Cheaper car licensing - for some
The cost of licensing your car is set to fall in 2014, although drivers of newer safe vehicles will save much more than drivers of older cars.
Today ACC revealed its proposals for levy cuts for vehicles, as well as employer and earner levies, for the 2014/15 financial year.
In most cases, ACC is proposing cuts, made possible by its financial position.
Under the proposals for light passenger vehicles, which covers cars, licence levies would drop by more than $92 a year for those with the highest safety rating, while the for the lowest safety rating the cost would fall by less than $10.
The AA said most new vehicles would fall into the safest "risk rating group 4" category.
Today's proposals are a modification on that proposed earlier this year as part of a consultation process, which initially had fees for 560,000 cars remaining the same, with the drivers of the safest cars saving just over $100.
ACC chairwoman Paula Rebstock said the feedback the organisation received on the proposals said that all motorists should benefit from its improved financial position.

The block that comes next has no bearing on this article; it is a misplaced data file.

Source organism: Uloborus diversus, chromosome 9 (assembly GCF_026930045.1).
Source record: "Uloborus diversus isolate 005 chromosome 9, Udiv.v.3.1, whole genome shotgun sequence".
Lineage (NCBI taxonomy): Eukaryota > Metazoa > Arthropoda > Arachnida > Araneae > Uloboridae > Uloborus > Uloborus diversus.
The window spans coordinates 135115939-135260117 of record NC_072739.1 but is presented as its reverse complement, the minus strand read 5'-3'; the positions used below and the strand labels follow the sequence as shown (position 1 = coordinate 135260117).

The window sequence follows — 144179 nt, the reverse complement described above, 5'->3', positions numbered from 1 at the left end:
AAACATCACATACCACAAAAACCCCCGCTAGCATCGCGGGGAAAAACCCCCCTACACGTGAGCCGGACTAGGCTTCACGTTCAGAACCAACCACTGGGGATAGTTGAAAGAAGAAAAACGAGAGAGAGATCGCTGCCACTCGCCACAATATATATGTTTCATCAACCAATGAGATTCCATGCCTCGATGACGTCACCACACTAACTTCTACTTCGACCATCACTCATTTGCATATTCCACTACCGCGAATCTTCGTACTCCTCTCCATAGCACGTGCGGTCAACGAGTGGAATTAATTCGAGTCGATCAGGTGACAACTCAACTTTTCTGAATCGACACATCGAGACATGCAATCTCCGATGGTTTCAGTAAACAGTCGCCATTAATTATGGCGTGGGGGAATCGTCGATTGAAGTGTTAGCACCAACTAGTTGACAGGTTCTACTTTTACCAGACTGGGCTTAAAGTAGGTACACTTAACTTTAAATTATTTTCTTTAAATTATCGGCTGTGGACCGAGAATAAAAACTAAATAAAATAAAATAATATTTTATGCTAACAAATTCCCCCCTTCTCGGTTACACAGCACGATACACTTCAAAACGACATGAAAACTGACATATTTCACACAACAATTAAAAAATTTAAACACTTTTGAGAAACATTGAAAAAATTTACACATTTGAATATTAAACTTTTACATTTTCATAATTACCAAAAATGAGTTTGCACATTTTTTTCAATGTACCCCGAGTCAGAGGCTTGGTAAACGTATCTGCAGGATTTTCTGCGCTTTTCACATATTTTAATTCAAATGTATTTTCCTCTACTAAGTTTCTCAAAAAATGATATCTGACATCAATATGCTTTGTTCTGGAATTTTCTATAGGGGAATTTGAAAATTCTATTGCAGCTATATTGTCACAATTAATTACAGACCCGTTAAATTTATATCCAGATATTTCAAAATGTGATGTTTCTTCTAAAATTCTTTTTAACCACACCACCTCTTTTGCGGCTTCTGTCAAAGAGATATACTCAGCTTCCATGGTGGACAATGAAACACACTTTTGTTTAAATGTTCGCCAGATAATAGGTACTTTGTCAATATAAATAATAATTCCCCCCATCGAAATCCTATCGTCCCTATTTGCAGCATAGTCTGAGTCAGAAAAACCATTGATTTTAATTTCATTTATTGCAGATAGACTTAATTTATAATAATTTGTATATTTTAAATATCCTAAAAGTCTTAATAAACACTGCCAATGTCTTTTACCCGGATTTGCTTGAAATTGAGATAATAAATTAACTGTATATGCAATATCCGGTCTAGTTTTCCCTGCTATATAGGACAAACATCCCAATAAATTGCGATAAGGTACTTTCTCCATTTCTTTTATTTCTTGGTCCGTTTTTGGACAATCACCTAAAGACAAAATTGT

Drivers of motorcycles and mopeds miss out, despite lobbying ACC with claims that they subsidise other motorists, with the proposals suggesting fees be frozen.
The Automobile Association (AA) has welcomed the changes to introduce a safety component to the fees.
''We support risk rating passenger vehicles which really is around incentivising motorists to choose the safest vehicle they can afford,'' spokesman Mark Stockdale said.
Workers would also get a saving in the hand, with ACC proposing a cut of 15 per cent in earner levies, which currently cost $1.70 for every $100 earned.
ACC has not provided examples on the practical effect of the changes, although it would appear to give another 25 cents for every $100 earned, or $127.50 for those earning $50,000 a year.Work levies - paid by employers on behalf of workers - are proposed to fall by 17 per cent.
Rebstock said the recommended levy cuts had been made possible by ACC's improved financial situation, with the scheme is on-track to having sufficient assets to meet its liabilities by 2019.
"We're not quite there yet. Although we achieved a surplus last year, the scheme's liabilities still exceed its assets by $2.3 billion. But we're confident our recommended levy cuts are sustainable."
The final decision on levies rests with the Government.